Yeah, so we have built our software and I will say it is software, we do have clients interact with a dashboard and they have this like hub that they go to after they sign up to work with us. But it is all based on pre existing tools and the three ones that we lean on the most number one on my list is Zapier. A lot of people call it the safe beer. I will stand by Zapier because you make a zap which essentially this is going to sound really like High Level II but it essentially talks the API's can talk to each other. And Zapier has built something where you can plug and play on their site. So you don't need to know how to code. You don't need to even really know what an API is. You just need to know that data is getting passed from one tool to the other. And Zapier is the magic, the magician who is doing that. And so that's our number one tool. If you go to my Zapier dashboard, we have like, honestly, probably over 100, zaps, running, they automate so much of what we do. We also use air table a ton, which acts as kind of like our CRM, hub of like our leads and our clients and like all data lives in there. And so we will hook up just to kind of give you an example as we'll hook up Zapier, it'll listen to when a new record is created an error table. You don't have to like code anything there. Zapier is doing it for you. It's just listening. And then it can do something triggered by a new record being created. And then the third one that we leaned super heavily on is calendly, which I think everyone should using should know about there's lots of other options out there too. But we use I would say those three things the most. We also leaned super heavily on typeform. There's another alternative called paper form that we use. We even have it rigged up into our zoom. So we have all these other pieces of software that we're using to fuel our business and Zapier is kind of the hub in the middle that's connecting them all. We also were like very much so still using Google Docs and Google Sheets. Super underrated. Very. I know that it's like not The coolest like newest tool out there, but it gets the job done on so many levels and people know how to use it. It's super intuitive. That's the other thing that I think in this world of design that we've lost a little bit is, you know, I'll get on websites and I'll be like, Oh, this is so cool. And it's got like these moving pieces in boxes. And, and honestly, sometimes that's just not what a user wants. Like, it's just not intuitive for them so barebones. Yeah, Google Docs. Um, but yeah, so we use all of those tools every day all day, and Zapier is in the back end doing all of them. So a quick example of how we automate. So we have clients and I guess I should give like a little bit of background on what went fully does, but we run virtual weddings. So you know, very popular during the pandemic, obviously. And our clients work with a webfleet coordinator to do all the planning. And so they have to book calls with their with their coordinator. So each coordinator has their own links, we have four calls that they booked console, one console to AV and rehearsal. And what happens is, we actually did do a little bit of coding, which you don't need to do, but we have a dashboard, that populates all of their links tells them like all these links to book a call. These are calendly links, it's embedded into our site, very easy to do, like, they just give you the code and you can paste it in. And then they'll book a call through calendly calendly. That call will trigger a zap in Zapier. And then Zapier will send that data to air table, and then their client record will be updated with the time of the call and the zoom link for the call. So that our customer support team has total access to this without having to get on the coordinators calendar and search through the calendar and find like it's all just right there. And it also triggers then emails that get sent out an inner calm, to let the client know what they need to have prepared. So that's just like one small sample of how we use it. But before we implemented this,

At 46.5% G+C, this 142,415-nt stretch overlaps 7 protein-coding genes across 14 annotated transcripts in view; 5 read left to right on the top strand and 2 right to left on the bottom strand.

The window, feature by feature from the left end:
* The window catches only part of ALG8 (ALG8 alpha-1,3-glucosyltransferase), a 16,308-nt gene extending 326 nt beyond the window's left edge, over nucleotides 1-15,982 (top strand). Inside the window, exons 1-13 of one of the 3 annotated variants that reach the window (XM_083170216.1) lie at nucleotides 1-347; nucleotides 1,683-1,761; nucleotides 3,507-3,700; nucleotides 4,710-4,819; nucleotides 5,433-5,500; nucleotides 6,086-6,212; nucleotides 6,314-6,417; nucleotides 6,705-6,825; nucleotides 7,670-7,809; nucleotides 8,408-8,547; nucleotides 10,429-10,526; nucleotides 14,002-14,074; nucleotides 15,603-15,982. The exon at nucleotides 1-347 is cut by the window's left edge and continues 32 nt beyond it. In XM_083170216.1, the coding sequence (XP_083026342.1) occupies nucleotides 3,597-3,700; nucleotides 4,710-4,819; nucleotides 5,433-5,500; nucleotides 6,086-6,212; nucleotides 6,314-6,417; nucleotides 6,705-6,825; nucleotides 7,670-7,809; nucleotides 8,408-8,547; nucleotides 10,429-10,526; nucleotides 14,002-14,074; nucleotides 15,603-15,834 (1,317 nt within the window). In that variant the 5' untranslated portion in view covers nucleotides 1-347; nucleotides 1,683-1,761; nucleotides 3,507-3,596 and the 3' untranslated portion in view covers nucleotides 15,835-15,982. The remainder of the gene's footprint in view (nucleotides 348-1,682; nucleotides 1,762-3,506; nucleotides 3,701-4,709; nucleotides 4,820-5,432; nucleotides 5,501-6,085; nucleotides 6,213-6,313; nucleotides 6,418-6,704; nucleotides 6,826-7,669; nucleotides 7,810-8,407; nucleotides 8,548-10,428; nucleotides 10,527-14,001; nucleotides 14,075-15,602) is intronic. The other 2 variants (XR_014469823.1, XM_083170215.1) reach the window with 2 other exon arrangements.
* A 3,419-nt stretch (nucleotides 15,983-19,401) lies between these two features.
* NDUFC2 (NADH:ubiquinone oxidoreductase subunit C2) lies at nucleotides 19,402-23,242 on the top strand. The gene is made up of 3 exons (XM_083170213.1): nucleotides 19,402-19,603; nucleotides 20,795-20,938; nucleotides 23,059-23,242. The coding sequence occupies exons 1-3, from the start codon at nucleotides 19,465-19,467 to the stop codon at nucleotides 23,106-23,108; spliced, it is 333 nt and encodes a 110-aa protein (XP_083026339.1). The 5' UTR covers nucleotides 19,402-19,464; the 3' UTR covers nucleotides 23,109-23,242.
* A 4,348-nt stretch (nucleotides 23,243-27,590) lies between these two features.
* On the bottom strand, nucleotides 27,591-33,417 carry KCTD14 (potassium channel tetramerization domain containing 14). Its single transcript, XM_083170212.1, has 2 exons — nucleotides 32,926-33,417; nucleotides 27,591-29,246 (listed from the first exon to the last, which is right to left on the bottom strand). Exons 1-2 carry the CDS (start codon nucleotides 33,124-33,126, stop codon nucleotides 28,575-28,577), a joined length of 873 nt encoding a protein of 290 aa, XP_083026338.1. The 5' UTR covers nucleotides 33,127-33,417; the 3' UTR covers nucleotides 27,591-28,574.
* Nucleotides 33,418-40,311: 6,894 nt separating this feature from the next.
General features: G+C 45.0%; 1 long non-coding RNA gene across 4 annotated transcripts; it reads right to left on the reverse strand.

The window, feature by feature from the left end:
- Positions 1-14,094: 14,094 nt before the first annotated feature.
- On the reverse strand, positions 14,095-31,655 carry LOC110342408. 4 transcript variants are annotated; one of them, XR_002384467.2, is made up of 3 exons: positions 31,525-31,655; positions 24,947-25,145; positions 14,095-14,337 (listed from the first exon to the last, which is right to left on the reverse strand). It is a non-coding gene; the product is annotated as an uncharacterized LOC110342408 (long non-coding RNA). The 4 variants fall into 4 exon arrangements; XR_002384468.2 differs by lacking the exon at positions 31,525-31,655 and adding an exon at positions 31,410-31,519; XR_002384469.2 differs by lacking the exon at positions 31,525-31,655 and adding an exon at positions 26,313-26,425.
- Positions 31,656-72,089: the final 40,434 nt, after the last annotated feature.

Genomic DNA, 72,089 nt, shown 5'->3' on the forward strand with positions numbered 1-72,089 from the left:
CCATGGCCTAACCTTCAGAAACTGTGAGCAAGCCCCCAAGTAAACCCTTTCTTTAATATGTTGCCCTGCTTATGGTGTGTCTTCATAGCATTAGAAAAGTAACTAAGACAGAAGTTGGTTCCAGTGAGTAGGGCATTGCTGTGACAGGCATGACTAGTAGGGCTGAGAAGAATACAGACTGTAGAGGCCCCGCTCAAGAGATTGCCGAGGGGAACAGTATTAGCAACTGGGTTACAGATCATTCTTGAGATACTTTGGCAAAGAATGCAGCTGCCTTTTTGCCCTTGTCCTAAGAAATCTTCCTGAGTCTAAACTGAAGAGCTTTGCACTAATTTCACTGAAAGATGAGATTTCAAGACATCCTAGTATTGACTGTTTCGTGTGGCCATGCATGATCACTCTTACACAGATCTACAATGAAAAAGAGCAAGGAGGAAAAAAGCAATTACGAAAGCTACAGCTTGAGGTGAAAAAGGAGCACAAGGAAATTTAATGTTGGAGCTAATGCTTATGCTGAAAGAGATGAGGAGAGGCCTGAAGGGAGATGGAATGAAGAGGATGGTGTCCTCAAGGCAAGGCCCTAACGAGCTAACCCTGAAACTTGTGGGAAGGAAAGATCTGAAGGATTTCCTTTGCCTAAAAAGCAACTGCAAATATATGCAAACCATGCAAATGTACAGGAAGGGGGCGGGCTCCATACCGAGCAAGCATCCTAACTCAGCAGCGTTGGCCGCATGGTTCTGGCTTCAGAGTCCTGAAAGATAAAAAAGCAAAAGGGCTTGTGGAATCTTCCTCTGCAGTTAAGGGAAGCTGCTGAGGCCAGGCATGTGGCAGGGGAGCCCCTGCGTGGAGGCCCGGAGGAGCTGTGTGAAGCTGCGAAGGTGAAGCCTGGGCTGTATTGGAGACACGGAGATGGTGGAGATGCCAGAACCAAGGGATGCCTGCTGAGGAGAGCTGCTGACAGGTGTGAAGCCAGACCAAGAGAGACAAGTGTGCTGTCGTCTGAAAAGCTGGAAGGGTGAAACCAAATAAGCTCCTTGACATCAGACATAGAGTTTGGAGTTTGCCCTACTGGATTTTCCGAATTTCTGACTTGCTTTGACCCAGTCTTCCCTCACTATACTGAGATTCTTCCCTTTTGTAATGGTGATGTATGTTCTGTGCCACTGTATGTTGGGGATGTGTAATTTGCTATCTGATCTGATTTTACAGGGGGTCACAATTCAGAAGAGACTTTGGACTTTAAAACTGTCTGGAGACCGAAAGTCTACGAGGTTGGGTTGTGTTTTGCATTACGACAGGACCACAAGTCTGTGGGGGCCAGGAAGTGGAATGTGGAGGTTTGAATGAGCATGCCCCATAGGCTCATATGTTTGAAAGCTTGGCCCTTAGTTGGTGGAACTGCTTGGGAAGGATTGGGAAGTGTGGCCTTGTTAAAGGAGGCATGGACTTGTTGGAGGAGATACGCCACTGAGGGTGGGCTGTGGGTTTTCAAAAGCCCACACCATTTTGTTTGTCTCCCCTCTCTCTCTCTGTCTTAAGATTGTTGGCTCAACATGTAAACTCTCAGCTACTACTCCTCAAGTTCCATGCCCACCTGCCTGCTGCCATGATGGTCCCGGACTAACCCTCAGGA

the coordinator was running around like a chicken with their head cut off, and there was just so much room for human error, right? So then if they somehow missed the call, or like, maybe we weren't using calendly. And they're manually emailing back and forth being like, does this time work? No, does this time work? So implement calendly then the customer support team would like not know when the calls were booked in like the client would reach out and be like, Hey, I can't find this on my calendar. And then so just like automated it enough so that it felt like on our end, we had our shit together. Well just looked like we, we could respond in point five seconds. We weren't like, Oh, we were we're not sure where that is like, it just felt like we had it so buttoned up. But we had room for human error. We just were getting rid of it as like we were getting rid of the human error as much as possible. So that's kind of an isolated example. Um, but those are like alone air table and Zapier or everyone should should just like read a little bit about them. They're not as confusing as they sound.